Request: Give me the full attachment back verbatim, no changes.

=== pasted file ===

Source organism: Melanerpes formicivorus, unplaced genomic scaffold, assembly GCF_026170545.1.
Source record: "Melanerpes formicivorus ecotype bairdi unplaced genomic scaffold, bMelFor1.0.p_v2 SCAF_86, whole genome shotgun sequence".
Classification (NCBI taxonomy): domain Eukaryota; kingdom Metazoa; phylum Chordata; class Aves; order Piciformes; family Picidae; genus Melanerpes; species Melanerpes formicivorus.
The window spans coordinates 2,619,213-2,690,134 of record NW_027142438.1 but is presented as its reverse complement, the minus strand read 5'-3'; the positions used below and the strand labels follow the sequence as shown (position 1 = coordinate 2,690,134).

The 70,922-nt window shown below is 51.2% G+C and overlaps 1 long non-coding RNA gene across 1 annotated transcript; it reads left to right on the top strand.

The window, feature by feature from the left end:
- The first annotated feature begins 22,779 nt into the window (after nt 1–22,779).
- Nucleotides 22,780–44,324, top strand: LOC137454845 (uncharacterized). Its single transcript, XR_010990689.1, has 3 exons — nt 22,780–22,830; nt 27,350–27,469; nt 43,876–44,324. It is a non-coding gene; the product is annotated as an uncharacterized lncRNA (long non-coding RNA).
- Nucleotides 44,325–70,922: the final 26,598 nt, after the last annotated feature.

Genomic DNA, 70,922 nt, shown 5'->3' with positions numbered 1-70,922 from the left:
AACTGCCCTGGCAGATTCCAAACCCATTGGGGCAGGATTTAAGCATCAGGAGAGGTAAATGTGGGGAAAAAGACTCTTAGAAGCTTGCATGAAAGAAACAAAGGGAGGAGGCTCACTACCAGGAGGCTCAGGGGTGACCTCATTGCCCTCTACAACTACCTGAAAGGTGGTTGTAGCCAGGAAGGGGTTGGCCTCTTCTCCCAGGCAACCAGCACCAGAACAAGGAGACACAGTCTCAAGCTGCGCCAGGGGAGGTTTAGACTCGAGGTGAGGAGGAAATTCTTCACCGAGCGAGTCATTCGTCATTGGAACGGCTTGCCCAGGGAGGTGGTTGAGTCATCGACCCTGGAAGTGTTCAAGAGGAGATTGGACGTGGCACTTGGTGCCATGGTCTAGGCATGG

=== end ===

Source organism: Melanerpes formicivorus, unplaced genomic scaffold, assembly GCF_026170545.1.
Source record: "Melanerpes formicivorus ecotype bairdi unplaced genomic scaffold, bMelFor1.0.p_v2 SCAF_86, whole genome shotgun sequence".
Classification (NCBI taxonomy): domain Eukaryota; kingdom Metazoa; phylum Chordata; class Aves; order Piciformes; family Picidae; genus Melanerpes; species Melanerpes formicivorus.
The window spans coordinates 2,619,213-2,690,134 of record NW_027142438.1 but is presented as its reverse complement, the minus strand read 5'-3'; the positions used below and the strand labels follow the sequence as shown (position 1 = coordinate 2,690,134).

The 70,922-nt window shown below is 51.2% G+C and overlaps 1 long non-coding RNA gene across 1 annotated transcript; it reads left to right on the top strand.

The window, feature by feature from the left end:
- The first annotated feature begins 22,779 nt into the window (after nt 1–22,779).
- Nucleotides 22,780–44,324, top strand: LOC137454845 (uncharacterized). Its single transcript, XR_010990689.1, has 3 exons — nt 22,780–22,830; nt 27,350–27,469; nt 43,876–44,324. It is a non-coding gene; the product is annotated as an uncharacterized lncRNA (long non-coding RNA).
- Nucleotides 44,325–70,922: the final 26,598 nt, after the last annotated feature.

Genomic DNA, 70,922 nt, shown 5'->3' with positions numbered 1-70,922 from the left:
AACTGCCCTGGCAGATTCCAAACCCATTGGGGCAGGATTTAAGCATCAGGAGAGGTAAATGTGGGGAAAAAGACTCTTAGAAGCTTGCATGAAAGAAACAAAGGGAGGAGGCTCACTACCAGGAGGCTCAGGGGTGACCTCATTGCCCTCTACAACTACCTGAAAGGTGGTTGTAGCCAGGAAGGGGTTGGCCTCTTCTCCCAGGCAACCAGCACCAGAACAAGGAGACACAGTCTCAAGCTGCGCCAGGGGAGGTTTAGACTCGAGGTGAGGAGGAAATTCTTCACCGAGCGAGTCATTCGTCATTGGAACGGCTTGCCCAGGGAGGTGGTTGAGTCATCGACCCTGGAAGTGTTCAAGAGGAGATTGGACGTGGCACTTGGTGCCATGGTCTAGGCATGG